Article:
It is undeniable that the movement has shaken a lot of faulty foundations that have been in place for a long time and it has also had a role in accelerating the wheel of reform starting from the constitution; however, an important question still remains to be asked is how far can the movement go?
As mentioned earlier, the movement’s initial agenda demanded a parliamentary monarchy and a civilian state, but the turn of events proved that this could only be achieved in fiction than in reality, which the people have made clear on more than one occasion. The movement even refuses and refutes the new constitution under the pretext that it is undemocratic from beginning to end. The people seem satisfied with all that the king has come up with, and the thing that the 20 February Movement seems unable to understand is that the large majority of the Moroccan people trust the king and they approve of his choices not out of fear but out of trust.
All Moroccans agree and admit that since his accession to the throne, King Mohamed VI has been engaged in all fronts to make the country a better place. He has also shown his intention to break with the undemocratic practices of the past, an example of which is the creation of the Commission of Equity and Reconciliation to start a new page with the people. More than this, the king has proved the futility of the government and the parliament and their incapacity to perform their duties as legislative and executive authorities. If we weigh the results of the kings’ work and that of the government, it will become clear that the king is the only one who cares for the country and the people, so what is the point in equating the king with corruption?
Some proponents of the 20 February Movement consider it unethical and immoral on the part of the king to hold both power and wealth and that if he wants to be a true ruler he has to let go of his wealth. I am not sure to what extent this can be relevant to the issue of corruption, but what I am sure of is that it is not the king who asks for bribes in public administrations and as far as I know he does not encourage people to do so either.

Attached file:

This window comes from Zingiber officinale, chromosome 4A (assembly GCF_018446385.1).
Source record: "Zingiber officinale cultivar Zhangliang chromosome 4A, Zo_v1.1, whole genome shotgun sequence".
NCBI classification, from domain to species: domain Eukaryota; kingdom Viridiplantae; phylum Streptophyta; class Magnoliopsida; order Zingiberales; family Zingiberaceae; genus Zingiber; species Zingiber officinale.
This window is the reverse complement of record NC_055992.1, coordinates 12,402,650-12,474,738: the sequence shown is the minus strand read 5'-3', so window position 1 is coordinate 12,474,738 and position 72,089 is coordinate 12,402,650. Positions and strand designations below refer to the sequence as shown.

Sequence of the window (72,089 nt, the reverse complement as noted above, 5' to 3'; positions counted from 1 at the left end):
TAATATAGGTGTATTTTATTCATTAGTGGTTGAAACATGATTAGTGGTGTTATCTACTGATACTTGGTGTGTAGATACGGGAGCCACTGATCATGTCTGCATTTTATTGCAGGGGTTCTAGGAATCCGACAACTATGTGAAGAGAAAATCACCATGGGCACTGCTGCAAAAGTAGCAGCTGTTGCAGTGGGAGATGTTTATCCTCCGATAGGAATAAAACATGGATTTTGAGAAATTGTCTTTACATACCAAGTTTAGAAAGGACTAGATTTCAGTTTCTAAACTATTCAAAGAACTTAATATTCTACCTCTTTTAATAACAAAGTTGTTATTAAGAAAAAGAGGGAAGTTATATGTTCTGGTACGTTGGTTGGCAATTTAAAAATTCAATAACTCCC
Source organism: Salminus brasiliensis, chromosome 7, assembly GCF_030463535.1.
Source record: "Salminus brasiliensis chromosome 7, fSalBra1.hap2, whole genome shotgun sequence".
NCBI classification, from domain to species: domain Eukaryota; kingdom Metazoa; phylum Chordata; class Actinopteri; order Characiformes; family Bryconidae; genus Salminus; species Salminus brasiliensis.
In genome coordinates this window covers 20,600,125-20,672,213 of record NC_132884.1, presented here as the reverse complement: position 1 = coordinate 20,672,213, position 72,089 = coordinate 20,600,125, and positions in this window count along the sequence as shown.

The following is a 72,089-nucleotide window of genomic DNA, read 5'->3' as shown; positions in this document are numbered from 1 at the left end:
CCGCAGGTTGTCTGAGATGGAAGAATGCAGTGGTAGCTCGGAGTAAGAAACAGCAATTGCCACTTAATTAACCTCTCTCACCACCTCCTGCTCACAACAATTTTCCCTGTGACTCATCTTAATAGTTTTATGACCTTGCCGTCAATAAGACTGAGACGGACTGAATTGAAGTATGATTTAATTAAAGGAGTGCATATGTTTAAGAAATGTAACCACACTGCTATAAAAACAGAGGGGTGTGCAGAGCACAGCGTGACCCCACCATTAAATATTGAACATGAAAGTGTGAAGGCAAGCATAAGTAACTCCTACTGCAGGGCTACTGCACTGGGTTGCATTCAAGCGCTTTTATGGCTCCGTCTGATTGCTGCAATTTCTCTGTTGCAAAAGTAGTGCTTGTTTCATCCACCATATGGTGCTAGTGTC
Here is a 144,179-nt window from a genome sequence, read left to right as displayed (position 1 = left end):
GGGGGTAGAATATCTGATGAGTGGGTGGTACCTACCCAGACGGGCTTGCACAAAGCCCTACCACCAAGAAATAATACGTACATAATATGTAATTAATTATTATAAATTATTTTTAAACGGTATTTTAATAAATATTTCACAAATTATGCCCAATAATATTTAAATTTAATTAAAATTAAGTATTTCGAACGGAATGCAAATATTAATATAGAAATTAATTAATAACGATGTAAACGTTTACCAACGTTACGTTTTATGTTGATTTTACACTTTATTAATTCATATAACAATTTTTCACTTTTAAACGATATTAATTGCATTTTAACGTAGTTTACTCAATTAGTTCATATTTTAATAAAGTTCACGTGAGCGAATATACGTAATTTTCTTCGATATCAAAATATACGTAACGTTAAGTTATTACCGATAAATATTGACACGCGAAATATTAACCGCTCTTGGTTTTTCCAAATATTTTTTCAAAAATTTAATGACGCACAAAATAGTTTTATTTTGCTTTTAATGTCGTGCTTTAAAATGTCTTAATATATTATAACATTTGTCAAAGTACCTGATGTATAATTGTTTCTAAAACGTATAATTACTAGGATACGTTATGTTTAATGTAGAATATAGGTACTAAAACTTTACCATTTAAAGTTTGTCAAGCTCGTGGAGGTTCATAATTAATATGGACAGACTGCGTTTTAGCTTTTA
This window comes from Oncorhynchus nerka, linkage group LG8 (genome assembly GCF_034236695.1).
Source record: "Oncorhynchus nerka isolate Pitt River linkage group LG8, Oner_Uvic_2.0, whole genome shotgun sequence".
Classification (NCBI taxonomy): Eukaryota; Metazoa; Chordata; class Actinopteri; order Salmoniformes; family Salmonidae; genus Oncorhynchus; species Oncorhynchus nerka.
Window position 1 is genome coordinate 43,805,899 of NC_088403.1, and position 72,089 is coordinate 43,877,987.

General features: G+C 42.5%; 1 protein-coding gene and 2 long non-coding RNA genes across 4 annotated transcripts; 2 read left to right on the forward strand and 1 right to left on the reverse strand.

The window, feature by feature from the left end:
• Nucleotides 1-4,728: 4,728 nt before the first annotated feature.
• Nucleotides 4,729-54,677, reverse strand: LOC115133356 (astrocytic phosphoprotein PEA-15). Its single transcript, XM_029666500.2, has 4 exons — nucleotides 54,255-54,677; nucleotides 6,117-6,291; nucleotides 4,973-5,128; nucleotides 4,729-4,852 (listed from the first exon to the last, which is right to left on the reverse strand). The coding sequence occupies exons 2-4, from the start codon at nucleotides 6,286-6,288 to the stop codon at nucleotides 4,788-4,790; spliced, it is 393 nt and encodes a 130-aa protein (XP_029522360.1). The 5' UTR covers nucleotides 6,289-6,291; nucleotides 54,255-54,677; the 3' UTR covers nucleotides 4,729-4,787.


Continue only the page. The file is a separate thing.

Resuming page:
On the contrary, we as Moroccans have witnessed on many occasions how decisive and keen the king is when it comes to combating corruption. We can recall, for example, how many chiefs of the police have been transferred or relieved from their duties when the whistle was blown on them. By the same token, it would be ungrateful on our part to deny that Morocco is a lot better than ever before, thanks to the king’s diligent work.
It is really surprising how the king is accused of corruption and treated as the source of it, while there are a lot of people out there who really deserve to be dragged to trial. It is astonishing too how the 20 February Movement turned a blind eye on the Minister of Youth and his story of renting a car for huge amounts of money. Similarly, how come the movement never dragged the current head of government to trial because of his history with the Najat Company? By the same token, we should all remember that the current prime minister was chosen for his position after his party scored well in the previous election. His party was thus chosen by the people and regardless of whether corruption was involved in this victory or not, we reap the results of our own deeds.
* Moundir Al Amrani is Morocco World News’ contributor.
Editing by Benjamin Villanti